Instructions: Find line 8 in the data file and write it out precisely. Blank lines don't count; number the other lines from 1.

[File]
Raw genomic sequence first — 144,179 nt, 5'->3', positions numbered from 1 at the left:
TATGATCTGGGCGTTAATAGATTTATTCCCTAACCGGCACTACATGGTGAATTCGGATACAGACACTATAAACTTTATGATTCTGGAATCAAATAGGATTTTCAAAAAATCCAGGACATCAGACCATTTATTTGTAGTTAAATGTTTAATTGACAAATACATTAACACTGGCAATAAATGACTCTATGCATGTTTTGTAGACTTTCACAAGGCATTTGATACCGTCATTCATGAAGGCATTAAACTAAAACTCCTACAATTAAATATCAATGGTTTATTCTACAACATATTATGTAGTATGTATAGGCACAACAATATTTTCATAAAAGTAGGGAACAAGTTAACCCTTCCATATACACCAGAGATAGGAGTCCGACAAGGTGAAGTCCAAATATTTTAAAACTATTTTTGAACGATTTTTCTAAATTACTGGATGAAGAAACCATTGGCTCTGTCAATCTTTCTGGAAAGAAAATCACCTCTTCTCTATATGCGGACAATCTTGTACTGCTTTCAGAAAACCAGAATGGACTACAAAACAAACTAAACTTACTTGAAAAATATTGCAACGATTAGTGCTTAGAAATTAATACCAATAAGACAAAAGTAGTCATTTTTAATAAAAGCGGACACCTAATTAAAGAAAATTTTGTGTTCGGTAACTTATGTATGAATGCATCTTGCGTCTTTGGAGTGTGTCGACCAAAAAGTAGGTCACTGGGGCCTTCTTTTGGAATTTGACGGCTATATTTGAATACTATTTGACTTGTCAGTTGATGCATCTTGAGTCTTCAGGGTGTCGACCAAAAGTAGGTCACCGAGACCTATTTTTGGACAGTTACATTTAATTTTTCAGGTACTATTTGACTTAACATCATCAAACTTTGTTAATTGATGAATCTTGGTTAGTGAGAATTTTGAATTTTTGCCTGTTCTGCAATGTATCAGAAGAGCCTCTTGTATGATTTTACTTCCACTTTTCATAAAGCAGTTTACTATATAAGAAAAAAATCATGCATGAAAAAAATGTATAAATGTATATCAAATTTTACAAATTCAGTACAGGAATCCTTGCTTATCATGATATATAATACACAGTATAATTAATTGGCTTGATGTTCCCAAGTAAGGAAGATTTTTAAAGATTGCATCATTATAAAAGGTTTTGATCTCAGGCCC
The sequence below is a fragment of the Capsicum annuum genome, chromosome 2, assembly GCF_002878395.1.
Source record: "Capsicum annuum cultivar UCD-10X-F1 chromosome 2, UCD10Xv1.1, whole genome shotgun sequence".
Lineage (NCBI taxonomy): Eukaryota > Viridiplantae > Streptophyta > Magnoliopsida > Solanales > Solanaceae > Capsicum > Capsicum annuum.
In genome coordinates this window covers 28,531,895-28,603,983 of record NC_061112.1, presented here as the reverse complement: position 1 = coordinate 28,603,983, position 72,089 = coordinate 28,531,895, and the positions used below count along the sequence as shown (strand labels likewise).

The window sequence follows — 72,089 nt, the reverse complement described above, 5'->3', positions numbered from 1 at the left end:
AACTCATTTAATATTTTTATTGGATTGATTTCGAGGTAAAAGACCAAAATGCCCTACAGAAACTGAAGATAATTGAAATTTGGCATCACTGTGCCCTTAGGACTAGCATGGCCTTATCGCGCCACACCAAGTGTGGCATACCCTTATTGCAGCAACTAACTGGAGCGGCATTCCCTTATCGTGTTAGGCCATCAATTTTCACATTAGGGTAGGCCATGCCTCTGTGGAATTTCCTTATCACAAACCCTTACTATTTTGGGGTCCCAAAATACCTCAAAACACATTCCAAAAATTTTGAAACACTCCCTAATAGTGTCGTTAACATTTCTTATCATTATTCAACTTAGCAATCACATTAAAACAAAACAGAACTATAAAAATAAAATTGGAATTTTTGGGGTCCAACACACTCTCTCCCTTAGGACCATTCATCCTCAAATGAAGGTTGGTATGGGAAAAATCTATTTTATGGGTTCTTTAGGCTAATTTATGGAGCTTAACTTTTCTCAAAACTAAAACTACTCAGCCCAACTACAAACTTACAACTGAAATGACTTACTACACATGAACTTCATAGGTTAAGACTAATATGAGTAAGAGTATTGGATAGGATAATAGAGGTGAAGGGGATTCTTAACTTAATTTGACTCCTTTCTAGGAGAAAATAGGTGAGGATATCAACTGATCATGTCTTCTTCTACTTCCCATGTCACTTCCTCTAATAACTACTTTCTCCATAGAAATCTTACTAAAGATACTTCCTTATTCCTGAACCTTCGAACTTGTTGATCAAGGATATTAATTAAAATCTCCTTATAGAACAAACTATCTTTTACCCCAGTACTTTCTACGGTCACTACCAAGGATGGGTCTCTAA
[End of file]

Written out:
AACTCATTTAATATTTTTATTGGATTGATTTCGAGGTAAAAGACCAAAATGCCCTACAGAAACTGAAGATAATTGAAATTTGGCATCACTGTGCCCTTAGGACTAGCATGGCCTTATCGCGCCACACCAAGTGTGGCATACCCTTATTGCAGCAACTAACTGGAGCGGCATTCCCTTATCGTGTTAGGCCATCAATTTTCACATTAGGGTAGGCCATGCCTCTGTGGAATTTCCTTATCACAAACCCTTACTATTTTGGGGTCCCAAAATACCTCAAAACACATTCCAAAAATTTTGAAACACTCCCTAATAGTGTCGTTAACATTTCTTATCATTATTCAACTTAGCAATCACATTAAAACAAAACAGAACTATAAAAATAAAATTGGAATTTTTGGGGTCCAACACACTCTCTCCCTTAGGACCATTCATCCTCAAATGAAGGTTGGTATGGGAAAAATCTATTTTATGGGTTCTTTAGGCTAATTTATGGAGCTTAACTTTTCTCAAAACTAAAACTACTCAGCCCAACTACAAACTTACAACTGAAATGACTTACTACACATGAACTTCATAGGTTAAGACTAATATGAGTAAGAGTATTGGATAGGATAATAGAGGTGAAGGGGATTCTTAACTTAATTTGACTCCTTTCTAGGAGAAAATAGGTGAGGATATCAACTGATCATGTCTTCTTCTACTTCCCATGTCACTTCCTCTAATAACTACTTTCTCCATAGAAATCTTACTAAAGATACTTCCTTATTCCTGAACCTTCGAACTTGTTGATCAAGGATATTAATTAAAATCTCCTTATAGAACAAACTATCTTTTACCCCAGTACTTTCTACGGTCACTACCAAGGATGGGTCTCTAA